Middle Ear Infection
Middle ear infection (otitis media) is a disease that many people experienced in their child's age.
First, it is important to know some facts about the middle ear. It is a cavity located on both sides of the skull. The middle ear is a connection between the outer ear canal and the inner ear, which contains the auditory organ (cochlea). The external ear canal and the middle ear are divided by eardrum. In addition, the middle ear is directly connected with the nasopharynx by a canal known as the Eustachian tube. Since the eardrum is an impermeable membrane, the only way to clear local debris is just the mentioned Eustachian tube. The cavity of the middle ear contains three tiny bones – the hammer, anvil and stirrup. These little bones anatomically and functionally connect the eardrum with the auditory organ the transmission of vibrations to the cochlea, where it is processed.
The most common cause is a bacterial infection, often of streptococcal origin (usually pneumococcus), which usually enters the middle ear via the Eustachian tube from the nasopharynx. Other possible causative bacterium is the haemophilus.
There are some conditions that increase the risk of otitis media. The common risk factor in children is the adenoid, i.e. enlarged nasopharyngeal tonsil. The tonsil is located in the vicinity of openings of the Eustachian tubes and its enlarged tissue may close these openings and increase the risk of local infection.
Other reasons of recurring middle ear infection may be also weakened immunity (rarely) or Kartagener syndrome (extremely rare). Kartagener syndrome is congenital disorder including among others disrupted function of cilia in the respiratory system causing frequent respiratory infections.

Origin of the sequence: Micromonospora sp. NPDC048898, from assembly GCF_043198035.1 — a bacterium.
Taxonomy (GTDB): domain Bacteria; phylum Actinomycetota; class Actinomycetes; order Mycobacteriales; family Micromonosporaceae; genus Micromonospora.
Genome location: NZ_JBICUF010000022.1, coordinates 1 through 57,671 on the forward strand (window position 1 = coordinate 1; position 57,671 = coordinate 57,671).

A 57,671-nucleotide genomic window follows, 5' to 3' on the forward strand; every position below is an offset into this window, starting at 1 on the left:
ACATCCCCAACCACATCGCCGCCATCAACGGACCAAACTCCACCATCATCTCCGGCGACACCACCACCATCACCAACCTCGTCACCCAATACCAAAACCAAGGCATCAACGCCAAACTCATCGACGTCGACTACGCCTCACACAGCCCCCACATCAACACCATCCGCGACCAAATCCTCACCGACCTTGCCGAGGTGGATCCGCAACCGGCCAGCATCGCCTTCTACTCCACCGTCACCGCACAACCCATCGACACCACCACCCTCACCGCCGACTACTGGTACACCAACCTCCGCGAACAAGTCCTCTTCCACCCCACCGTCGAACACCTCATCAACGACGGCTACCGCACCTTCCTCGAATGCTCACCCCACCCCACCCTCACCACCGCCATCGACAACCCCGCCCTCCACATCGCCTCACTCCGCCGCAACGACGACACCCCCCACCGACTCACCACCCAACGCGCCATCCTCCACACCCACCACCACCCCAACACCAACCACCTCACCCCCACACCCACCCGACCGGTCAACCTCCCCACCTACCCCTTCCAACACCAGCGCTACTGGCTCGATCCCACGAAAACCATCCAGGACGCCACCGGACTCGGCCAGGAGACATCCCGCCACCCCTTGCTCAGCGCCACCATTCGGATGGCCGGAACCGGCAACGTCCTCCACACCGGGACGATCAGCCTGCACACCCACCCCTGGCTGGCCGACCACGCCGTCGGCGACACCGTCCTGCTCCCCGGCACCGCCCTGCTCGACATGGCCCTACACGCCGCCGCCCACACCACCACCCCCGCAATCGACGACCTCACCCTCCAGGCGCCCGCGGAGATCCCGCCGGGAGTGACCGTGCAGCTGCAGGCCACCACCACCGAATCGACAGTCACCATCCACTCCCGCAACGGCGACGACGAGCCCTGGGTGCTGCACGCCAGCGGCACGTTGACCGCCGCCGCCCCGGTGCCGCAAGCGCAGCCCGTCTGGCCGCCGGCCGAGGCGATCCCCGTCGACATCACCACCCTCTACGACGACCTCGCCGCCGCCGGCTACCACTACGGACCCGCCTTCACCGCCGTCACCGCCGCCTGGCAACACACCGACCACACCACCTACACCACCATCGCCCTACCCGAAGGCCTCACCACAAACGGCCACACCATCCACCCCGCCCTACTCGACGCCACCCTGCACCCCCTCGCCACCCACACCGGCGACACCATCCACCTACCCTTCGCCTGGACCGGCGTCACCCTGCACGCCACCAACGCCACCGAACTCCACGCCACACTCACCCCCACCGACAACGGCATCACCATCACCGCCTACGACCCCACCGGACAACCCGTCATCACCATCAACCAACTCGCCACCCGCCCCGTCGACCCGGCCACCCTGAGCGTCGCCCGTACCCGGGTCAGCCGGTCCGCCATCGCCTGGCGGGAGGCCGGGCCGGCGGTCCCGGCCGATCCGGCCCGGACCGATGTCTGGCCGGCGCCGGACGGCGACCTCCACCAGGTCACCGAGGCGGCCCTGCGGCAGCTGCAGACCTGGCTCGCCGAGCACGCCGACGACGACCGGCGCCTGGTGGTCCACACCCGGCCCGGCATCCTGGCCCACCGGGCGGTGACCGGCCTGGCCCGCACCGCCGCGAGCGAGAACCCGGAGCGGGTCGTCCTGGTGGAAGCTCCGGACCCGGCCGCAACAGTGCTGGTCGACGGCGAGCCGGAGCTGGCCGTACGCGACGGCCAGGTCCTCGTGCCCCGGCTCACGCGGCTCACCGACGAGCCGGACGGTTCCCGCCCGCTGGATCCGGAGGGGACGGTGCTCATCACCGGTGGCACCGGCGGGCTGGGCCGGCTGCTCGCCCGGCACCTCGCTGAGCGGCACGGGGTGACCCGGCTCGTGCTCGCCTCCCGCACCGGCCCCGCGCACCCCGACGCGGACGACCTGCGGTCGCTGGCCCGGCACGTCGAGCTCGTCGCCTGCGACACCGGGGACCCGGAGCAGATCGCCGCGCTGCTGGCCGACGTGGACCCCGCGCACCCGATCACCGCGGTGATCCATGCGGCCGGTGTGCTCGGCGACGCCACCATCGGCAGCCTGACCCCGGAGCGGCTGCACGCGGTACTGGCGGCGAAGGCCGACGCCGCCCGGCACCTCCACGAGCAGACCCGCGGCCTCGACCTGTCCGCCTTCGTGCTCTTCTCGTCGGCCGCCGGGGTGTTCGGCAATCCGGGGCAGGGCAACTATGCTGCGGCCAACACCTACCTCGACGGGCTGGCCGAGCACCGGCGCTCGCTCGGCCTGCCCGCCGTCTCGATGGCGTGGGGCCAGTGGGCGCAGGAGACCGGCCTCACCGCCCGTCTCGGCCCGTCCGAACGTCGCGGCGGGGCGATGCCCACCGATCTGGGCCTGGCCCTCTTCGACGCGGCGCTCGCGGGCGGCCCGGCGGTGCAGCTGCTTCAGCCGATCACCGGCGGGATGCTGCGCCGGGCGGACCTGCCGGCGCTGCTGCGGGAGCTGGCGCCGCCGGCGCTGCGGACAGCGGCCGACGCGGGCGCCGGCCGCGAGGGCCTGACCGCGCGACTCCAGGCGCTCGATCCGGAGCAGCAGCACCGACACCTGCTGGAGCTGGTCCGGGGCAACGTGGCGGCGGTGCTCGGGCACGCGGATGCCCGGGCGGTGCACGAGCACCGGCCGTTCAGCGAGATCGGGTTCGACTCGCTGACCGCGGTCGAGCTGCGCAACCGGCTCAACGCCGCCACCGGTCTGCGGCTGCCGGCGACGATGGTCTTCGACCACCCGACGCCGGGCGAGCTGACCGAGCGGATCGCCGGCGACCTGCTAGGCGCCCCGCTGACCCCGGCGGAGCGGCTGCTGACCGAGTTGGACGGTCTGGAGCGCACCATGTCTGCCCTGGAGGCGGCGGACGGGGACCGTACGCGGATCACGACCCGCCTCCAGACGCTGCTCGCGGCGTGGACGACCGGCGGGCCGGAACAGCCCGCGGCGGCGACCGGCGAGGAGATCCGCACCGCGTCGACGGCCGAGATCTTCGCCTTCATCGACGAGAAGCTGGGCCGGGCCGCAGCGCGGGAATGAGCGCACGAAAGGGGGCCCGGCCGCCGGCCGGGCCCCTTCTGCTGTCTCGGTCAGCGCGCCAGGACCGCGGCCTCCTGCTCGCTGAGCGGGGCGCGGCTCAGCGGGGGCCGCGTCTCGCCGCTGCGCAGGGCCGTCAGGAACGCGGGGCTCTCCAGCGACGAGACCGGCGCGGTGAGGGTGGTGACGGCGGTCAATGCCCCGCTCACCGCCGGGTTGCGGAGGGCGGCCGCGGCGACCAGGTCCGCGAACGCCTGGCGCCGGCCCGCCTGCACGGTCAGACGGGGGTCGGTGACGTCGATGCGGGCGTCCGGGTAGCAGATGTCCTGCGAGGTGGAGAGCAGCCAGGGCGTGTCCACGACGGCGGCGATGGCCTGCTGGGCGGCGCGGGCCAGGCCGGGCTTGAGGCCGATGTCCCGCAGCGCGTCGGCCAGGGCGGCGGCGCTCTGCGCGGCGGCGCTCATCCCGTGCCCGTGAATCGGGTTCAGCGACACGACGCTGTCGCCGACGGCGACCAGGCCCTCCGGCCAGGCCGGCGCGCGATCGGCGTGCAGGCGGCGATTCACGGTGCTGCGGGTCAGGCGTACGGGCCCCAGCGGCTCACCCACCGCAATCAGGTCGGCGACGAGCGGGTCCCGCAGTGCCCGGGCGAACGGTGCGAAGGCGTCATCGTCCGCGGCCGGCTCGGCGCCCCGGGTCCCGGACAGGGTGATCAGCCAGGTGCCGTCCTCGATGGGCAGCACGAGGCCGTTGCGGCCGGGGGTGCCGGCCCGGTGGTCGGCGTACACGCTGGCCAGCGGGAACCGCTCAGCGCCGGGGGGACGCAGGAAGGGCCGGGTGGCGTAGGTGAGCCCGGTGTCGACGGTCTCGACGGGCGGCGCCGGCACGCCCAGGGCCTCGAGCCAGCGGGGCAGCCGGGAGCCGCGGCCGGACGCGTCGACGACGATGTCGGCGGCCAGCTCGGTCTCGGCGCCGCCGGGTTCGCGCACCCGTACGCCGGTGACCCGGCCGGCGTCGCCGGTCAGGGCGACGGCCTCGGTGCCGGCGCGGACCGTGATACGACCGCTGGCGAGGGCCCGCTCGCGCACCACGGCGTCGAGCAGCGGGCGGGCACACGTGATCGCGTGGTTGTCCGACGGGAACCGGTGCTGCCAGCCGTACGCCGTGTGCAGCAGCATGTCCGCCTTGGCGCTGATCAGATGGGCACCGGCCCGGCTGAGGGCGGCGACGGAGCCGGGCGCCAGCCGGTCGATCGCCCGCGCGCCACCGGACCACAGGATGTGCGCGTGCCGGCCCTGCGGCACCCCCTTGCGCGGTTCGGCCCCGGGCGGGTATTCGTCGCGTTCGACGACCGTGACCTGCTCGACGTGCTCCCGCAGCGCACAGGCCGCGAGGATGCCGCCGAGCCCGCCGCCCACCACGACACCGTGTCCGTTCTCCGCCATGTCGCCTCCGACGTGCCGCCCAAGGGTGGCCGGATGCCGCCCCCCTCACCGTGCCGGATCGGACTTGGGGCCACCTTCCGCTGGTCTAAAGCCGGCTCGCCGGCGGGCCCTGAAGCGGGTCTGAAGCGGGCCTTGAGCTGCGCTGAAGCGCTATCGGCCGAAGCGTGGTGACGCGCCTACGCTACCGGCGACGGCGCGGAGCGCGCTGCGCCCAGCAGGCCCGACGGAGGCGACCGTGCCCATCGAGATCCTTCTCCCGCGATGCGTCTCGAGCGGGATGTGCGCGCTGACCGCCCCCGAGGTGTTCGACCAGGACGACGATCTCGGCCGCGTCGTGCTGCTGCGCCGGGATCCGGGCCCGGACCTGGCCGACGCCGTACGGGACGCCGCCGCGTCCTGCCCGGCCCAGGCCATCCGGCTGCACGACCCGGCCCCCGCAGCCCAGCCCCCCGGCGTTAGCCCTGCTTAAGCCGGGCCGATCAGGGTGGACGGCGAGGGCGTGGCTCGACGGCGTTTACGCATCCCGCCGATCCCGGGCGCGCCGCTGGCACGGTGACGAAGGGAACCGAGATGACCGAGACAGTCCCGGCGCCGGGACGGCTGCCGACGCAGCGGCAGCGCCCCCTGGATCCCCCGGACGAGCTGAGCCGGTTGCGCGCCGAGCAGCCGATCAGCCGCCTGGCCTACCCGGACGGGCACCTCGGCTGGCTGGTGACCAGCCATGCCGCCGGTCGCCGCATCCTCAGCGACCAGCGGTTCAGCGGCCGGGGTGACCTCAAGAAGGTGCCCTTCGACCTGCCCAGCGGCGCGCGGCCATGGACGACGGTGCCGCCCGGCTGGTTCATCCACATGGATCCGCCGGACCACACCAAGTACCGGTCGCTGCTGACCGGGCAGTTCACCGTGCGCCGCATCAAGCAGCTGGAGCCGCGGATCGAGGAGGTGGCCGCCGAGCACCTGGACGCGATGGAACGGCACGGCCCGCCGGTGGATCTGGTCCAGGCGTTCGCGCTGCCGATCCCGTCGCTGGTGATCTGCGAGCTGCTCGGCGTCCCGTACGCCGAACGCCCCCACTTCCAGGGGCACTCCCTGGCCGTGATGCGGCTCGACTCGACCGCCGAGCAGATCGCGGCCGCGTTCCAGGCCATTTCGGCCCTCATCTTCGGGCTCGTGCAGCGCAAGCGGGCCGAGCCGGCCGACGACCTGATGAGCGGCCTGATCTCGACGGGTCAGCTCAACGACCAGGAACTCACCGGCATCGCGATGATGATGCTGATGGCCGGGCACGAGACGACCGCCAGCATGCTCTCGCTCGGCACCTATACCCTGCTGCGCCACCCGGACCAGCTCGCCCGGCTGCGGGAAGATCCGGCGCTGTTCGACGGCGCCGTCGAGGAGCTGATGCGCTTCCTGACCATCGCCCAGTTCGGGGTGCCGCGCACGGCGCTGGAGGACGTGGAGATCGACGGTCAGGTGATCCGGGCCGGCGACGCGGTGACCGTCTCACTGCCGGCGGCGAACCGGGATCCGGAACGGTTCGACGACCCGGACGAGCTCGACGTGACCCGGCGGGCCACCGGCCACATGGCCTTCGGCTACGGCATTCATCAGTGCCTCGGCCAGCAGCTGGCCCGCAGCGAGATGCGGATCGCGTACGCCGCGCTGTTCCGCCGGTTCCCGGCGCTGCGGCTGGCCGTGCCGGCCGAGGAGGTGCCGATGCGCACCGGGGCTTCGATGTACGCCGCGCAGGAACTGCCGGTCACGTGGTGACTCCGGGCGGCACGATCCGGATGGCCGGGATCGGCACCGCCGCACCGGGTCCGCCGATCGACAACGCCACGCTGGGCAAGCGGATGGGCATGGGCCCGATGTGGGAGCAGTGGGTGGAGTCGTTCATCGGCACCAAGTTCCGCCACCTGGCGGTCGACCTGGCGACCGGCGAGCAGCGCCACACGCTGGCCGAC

The infection usually begins with vague symptoms of common respiratory tract infection (fever, cough, sore throat, etc.) that are followed with strong ear pain on the affected side. Sometimes, the patient can experience hearing impairment when the infection causes impairment of sound transmission through the middle ear.
There are many possible complications of untreated otitis media. The eardrum may perforate, which is followed with pus and blood outflow from the ear. Already perforated eardrum may heal by a scar, which may permanently impair hearing. The infection may also spread to adjacent bones, which significantly decreases the effectiveness of antibiotics.
The diagnosis is usually quite clear in a patient with the mentioned clinical symptoms. It is important to perform an examination by an otolaryngologist who can use a device known as otoscope to look into the external auditory canal and to see the eardrum. The drum is usually arched in the outside direction by pus accumulating from the other side.
Early stage can be treated only by antibiotics, but usually the treatment should include the paracentesis, which means that the doctor perforates the eadrum by a thin needle to allow the drainage of the pus. The procedure is very painful, btu it is just a short pain, which is followed by a sudden relief. While the spontaneous eardrum rupture is irregular and larger, the medical opening is small, it quickly heals and causes no hearing problems.